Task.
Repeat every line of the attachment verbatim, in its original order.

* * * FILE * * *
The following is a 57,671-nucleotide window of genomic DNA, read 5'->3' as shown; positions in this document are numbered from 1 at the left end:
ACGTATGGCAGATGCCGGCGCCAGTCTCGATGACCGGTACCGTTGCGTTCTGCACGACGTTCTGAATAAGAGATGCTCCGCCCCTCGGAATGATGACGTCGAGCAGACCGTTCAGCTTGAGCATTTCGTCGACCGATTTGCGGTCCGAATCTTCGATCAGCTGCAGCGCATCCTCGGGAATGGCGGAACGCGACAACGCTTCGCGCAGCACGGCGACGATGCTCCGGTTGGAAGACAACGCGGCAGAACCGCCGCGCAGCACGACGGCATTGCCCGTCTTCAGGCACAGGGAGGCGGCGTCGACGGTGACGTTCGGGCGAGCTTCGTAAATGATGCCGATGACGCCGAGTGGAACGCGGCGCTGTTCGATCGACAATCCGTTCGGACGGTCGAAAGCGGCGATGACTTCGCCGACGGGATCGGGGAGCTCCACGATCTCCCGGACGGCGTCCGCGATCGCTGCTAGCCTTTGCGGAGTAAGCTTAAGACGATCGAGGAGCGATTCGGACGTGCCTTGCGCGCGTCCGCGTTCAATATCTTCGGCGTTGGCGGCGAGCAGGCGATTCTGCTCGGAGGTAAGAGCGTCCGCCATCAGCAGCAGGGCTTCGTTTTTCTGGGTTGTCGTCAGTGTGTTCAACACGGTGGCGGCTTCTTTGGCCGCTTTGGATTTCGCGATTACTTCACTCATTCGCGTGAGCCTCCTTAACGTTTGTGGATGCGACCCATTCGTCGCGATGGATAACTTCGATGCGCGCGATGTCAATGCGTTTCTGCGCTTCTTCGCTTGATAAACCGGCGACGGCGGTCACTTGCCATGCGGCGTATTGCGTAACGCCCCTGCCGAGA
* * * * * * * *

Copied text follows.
The following is a 57,671-nucleotide window of genomic DNA, read 5'->3' as shown; positions in this document are numbered from 1 at the left end:
ACGTATGGCAGATGCCGGCGCCAGTCTCGATGACCGGTACCGTTGCGTTCTGCACGACGTTCTGAATAAGAGATGCTCCGCCCCTCGGAATGATGACGTCGAGCAGACCGTTCAGCTTGAGCATTTCGTCGACCGATTTGCGGTCCGAATCTTCGATCAGCTGCAGCGCATCCTCGGGAATGGCGGAACGCGACAACGCTTCGCGCAGCACGGCGACGATGCTCCGGTTGGAAGACAACGCGGCAGAACCGCCGCGCAGCACGACGGCATTGCCCGTCTTCAGGCACAGGGAGGCGGCGTCGACGGTGACGTTCGGGCGAGCTTCGTAAATGATGCCGATGACGCCGAGTGGAACGCGGCGCTGTTCGATCGACAATCCGTTCGGACGGTCGAAAGCGGCGATGACTTCGCCGACGGGATCGGGGAGCTCCACGATCTCCCGGACGGCGTCCGCGATCGCTGCTAGCCTTTGCGGAGTAAGCTTAAGACGATCGAGGAGCGATTCGGACGTGCCTTGCGCGCGTCCGCGTTCAATATCTTCGGCGTTGGCGGCGAGCAGGCGATTCTGCTCGGAGGTAAGAGCGTCCGCCATCAGCAGCAGGGCTTCGTTTTTCTGGGTTGTCGTCAGTGTGTTCAACACGGTGGCGGCTTCTTTGGCCGCTTTGGATTTCGCGATTACTTCACTCATTCGCGTGAGCCTCCTTAACGTTTGTGGATGCGACCCATTCGTCGCGATGGATAACTTCGATGCGCGCGATGTCAATGCGTTTCTGCGCTTCTTCGCTTGATAAACCGGCGACGGCGGTCACTTGCCATGCGGCGTATTGCGTAACGCCCCTGCCGAGA